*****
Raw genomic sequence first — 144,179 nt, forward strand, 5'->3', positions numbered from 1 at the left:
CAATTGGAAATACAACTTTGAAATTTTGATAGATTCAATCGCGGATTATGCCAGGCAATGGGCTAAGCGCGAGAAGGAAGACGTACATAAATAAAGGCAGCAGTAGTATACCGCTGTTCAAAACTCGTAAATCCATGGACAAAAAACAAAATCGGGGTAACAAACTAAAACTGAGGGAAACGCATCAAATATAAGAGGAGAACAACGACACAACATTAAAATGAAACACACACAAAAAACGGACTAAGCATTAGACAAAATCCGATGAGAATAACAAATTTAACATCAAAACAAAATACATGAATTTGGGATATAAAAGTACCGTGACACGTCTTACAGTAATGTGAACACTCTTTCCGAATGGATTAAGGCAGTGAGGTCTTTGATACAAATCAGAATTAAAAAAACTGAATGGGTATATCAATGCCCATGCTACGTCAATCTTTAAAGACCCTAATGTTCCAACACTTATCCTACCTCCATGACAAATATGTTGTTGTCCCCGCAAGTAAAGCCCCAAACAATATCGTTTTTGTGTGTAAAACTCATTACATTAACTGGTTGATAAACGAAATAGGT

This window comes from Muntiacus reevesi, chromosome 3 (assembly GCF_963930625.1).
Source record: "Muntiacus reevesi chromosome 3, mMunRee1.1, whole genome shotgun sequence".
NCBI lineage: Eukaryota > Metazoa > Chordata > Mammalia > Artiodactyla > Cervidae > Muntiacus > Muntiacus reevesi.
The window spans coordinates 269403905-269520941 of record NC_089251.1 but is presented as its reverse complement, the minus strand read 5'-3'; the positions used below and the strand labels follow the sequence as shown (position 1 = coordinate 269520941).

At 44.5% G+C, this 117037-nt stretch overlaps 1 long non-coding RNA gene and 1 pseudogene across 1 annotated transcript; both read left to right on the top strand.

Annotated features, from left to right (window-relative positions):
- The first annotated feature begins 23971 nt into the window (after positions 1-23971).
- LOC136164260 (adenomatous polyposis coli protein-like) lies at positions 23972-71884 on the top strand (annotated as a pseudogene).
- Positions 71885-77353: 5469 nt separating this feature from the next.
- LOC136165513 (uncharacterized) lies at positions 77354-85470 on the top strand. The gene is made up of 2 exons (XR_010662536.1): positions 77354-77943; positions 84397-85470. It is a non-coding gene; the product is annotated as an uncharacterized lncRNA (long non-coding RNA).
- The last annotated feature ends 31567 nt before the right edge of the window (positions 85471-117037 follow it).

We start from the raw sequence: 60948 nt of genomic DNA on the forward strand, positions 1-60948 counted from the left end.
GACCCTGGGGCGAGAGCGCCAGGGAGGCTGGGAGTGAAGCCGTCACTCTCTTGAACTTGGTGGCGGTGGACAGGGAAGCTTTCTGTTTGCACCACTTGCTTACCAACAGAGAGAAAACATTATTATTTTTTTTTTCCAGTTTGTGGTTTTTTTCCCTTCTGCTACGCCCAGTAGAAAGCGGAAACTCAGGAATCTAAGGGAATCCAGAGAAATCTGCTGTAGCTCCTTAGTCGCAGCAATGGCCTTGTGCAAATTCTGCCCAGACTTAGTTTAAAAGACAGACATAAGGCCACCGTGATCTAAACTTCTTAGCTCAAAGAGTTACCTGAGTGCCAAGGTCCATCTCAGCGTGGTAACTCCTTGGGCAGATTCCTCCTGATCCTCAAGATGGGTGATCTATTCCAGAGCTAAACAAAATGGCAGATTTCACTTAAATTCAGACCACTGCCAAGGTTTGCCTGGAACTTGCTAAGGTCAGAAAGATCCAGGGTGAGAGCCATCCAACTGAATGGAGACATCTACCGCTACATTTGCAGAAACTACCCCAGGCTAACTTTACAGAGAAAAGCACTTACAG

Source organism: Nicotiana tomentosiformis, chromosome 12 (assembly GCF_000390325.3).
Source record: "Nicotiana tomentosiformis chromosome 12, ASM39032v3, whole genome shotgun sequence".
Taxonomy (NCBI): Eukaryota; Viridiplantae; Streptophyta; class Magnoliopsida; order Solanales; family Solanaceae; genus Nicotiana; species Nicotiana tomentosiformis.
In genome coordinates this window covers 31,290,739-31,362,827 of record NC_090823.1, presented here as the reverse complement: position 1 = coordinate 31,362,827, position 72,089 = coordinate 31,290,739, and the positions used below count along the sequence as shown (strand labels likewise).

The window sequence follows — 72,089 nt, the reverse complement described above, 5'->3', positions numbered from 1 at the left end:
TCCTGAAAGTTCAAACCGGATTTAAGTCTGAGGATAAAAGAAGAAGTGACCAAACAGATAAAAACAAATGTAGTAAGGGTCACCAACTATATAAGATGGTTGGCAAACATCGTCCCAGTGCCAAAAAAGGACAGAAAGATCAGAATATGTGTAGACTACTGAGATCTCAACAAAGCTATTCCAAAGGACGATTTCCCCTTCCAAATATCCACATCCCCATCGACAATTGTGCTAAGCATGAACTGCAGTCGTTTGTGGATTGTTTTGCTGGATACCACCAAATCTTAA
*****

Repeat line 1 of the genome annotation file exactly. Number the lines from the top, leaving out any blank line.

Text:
Raw genomic sequence first — 144,179 nt, forward strand, 5'->3', positions numbered from 1 at the left: